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Identifying Essential Job Functions under the ADA
July 31, 2006
Many individuals with disabilities are qualified to perform the essential functions of jobs without need of any accommodation. However, if an individual with a disability who is otherwise qualified cannot perform one or more essential job functions because of his or her disability, the employer, in assessing whether the person is qualified to do the job, must consider whether there are modifications or adjustments that would enable the person to perform these functions.
What are Essential Functions?
The "essential functions" are the fundamental "job duties of the employment position the individual holds or desires".
When Determining Essential Functions, Review:
- The employer's judgment as to which functions are essential
- Written job descriptions prepared before advertising or interviewing
- Amount of time spent on the task
- The terms of a collective bargaining agreement
- Consequences of not performing the task
What Makes a Function Essential?
- Whether the employer actually requires employees in the position to perform the function
- Whether removing the function would fundamentally alter that position
- Whether the position exists to perform a specific function
- The number of other employees available to perform that job function, or among whom the performance of that job function can be distributed
- The degree of expertise or skill required to perform the function
Examples of Essential Functions
1. File Clerk
A file clerk position description may state that the person holding the job answers the telephone, but if in fact the basic functions of the job are to file and retrieve written materials, and telephones actually or usually are handled by other employees, a person whose hearing impairment prevents use of a telephone and who is qualified to do the basic file clerk functions should not be considered unqualified for this position.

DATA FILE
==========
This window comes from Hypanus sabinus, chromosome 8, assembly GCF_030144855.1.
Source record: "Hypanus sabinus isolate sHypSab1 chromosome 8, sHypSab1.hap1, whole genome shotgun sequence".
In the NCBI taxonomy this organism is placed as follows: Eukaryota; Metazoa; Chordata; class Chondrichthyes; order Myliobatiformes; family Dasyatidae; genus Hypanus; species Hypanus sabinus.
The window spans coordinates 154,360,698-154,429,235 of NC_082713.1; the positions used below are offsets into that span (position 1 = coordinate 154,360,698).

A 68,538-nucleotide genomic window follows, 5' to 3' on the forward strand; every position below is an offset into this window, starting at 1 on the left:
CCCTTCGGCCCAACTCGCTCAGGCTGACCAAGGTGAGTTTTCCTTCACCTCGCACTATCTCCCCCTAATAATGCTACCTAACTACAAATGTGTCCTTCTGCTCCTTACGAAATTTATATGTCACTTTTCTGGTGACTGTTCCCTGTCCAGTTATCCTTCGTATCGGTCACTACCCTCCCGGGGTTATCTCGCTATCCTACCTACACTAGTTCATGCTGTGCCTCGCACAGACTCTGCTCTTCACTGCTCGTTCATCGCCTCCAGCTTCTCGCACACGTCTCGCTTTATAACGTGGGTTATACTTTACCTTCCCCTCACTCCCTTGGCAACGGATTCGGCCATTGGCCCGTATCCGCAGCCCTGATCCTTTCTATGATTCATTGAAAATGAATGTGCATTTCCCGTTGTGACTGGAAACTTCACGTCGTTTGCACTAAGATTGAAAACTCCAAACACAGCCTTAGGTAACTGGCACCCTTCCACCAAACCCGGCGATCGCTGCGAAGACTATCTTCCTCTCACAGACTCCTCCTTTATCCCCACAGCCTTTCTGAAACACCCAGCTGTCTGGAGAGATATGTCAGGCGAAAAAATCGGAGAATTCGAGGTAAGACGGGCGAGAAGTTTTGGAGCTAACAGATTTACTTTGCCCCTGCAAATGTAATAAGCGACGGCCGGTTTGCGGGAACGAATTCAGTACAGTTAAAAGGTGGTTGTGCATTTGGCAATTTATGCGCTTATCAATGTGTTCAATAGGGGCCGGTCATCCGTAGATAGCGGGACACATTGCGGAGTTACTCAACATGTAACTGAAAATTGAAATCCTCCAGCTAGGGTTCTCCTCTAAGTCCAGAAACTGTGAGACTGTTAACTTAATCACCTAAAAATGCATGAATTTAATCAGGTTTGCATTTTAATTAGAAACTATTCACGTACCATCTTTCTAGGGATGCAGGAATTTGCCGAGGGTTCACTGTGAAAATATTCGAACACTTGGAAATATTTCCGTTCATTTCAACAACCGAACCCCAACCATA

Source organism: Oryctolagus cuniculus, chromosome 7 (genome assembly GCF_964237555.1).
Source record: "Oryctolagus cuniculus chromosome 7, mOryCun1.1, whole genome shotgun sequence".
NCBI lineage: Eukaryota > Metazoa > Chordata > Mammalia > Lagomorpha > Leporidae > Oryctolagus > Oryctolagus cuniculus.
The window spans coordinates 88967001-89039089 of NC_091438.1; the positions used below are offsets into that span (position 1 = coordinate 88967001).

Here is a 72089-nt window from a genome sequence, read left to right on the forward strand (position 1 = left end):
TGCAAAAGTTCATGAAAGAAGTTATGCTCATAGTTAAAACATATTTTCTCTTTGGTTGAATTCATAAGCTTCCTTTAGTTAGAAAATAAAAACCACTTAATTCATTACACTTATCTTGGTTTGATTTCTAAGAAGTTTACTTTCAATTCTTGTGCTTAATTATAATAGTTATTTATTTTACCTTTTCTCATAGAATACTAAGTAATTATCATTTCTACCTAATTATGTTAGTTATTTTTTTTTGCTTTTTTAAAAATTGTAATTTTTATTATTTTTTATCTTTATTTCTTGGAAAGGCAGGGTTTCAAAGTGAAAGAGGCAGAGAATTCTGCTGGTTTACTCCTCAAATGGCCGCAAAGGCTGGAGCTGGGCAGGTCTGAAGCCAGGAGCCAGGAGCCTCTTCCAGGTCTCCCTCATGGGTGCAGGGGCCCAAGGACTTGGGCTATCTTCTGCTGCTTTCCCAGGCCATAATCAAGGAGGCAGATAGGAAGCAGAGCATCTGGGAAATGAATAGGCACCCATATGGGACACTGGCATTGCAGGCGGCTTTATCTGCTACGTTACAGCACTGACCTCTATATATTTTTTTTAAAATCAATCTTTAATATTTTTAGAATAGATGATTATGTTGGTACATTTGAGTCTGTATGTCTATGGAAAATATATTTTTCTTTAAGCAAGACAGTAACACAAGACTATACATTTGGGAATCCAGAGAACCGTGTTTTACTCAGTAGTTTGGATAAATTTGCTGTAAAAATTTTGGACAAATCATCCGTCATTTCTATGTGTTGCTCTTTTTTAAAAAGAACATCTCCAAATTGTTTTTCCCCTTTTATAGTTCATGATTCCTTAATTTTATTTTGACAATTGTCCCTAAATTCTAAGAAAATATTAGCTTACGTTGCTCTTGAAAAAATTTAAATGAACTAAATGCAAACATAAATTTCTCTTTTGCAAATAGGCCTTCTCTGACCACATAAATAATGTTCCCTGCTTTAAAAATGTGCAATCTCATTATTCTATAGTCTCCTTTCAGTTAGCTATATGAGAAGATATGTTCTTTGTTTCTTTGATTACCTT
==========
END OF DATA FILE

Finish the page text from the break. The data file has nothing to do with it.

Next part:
A person is hired to proofread documents. The ability to proofread accurately is an essential function, because this is the reason that this position exists. A company advertises a position for a "floating" supervisor to substitute when regular supervisors on the day, night, and graveyard shifts are absent. The only reason this position exists is to have someone who can work on any of the three shifts in place of an absent supervisor. Therefore, the ability to work at any time of day is an essential function of the job.
For More Information
- Title I Technical Assistance Manual, Chapter II - Who is Protected
ADA Document Portal
- Contact your regional ADA & I T Technical Assistance Center
Phone: 1-800-949-4232 (v/tty)
The Southeast Disability and Business Technical Assistance Center (DBTAC) is authorized by the National Institute on Disability and Rehabilitation Research (NIDRR) to provide information, materials, and technical assistance to individuals and entities that are covered by the Americans with Disabilities Act (ADA) under Grant #H133D010207. However, you should be aware that NIDRR is not responsible for enforcement of the ADA For more information or assistance, please contact the Southeast DBTAC via its web site at www.sedbtac.org or by calling 1-800-949-4232 (TTY/voice).